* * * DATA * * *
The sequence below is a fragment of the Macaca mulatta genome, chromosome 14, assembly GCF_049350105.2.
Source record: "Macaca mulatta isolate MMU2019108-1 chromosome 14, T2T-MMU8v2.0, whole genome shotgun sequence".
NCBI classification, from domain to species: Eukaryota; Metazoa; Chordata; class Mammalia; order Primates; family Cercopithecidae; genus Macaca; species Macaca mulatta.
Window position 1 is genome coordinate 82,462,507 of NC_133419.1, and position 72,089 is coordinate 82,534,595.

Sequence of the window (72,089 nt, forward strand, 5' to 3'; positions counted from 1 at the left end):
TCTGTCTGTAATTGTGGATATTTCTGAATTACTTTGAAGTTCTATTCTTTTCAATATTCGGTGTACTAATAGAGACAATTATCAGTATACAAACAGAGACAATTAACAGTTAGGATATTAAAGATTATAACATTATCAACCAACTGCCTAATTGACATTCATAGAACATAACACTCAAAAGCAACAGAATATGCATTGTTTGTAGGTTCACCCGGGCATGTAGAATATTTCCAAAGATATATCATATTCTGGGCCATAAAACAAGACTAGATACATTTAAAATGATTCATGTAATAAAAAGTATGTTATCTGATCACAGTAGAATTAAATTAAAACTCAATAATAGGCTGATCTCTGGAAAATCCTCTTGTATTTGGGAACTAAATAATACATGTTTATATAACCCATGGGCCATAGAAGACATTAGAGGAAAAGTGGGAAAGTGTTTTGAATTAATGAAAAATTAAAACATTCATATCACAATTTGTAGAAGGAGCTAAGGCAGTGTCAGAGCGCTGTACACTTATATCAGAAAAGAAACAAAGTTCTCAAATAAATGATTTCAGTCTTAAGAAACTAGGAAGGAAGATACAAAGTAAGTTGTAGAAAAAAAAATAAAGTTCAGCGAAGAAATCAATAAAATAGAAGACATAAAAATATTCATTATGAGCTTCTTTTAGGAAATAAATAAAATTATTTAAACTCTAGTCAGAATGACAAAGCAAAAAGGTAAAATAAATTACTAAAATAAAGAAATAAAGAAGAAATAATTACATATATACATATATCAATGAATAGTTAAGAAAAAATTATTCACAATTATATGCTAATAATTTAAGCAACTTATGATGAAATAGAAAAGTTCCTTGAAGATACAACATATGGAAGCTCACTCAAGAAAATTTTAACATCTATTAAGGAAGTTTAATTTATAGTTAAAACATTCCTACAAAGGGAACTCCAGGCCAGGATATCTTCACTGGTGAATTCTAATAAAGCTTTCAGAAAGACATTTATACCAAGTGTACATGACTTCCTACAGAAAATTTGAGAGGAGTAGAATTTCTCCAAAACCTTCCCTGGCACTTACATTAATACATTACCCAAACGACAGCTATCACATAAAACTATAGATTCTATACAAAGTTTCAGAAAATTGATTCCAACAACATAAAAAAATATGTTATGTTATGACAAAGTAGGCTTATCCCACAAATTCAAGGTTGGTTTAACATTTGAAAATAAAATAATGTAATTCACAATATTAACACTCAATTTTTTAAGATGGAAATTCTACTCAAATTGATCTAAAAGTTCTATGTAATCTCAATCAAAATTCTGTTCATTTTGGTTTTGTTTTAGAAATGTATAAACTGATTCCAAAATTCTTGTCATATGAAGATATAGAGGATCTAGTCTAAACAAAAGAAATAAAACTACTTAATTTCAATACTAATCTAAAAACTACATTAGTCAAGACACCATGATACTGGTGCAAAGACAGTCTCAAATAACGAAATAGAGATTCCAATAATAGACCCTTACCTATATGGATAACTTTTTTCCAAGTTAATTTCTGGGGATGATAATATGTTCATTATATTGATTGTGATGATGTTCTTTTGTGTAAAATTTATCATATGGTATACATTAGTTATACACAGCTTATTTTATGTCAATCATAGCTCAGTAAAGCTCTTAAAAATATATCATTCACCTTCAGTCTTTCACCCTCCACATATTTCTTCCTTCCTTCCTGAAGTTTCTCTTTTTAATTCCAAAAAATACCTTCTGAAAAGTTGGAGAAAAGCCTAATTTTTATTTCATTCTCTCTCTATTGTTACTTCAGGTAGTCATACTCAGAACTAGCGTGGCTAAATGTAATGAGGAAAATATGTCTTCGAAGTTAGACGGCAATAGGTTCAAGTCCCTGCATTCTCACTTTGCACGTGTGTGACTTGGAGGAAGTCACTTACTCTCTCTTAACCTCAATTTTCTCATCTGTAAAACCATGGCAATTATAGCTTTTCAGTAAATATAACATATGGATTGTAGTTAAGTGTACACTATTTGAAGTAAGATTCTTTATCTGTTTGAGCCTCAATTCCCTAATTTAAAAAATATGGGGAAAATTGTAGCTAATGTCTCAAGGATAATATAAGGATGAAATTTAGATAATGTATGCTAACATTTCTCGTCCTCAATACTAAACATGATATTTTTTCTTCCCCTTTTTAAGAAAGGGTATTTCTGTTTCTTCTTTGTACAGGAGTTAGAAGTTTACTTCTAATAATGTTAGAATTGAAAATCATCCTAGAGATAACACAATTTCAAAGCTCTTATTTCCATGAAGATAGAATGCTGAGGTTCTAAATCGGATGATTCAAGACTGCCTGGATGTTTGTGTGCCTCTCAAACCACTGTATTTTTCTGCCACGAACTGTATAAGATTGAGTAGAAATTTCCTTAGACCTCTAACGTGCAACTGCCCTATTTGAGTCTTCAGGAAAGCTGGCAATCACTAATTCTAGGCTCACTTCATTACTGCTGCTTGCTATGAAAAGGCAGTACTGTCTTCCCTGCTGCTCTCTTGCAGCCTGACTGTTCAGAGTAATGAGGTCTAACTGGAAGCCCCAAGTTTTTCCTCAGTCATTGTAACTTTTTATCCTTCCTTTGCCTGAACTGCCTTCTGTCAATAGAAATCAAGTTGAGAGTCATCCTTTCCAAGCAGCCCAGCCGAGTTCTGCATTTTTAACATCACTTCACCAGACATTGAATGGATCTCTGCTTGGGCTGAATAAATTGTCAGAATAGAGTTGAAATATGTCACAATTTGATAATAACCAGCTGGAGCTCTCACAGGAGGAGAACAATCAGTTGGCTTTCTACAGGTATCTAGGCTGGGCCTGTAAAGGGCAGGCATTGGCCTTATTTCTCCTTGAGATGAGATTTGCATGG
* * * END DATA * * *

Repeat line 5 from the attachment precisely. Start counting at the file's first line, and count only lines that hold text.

Sequence of the window (72,089 nt, forward strand, 5' to 3'; positions counted from 1 at the left end):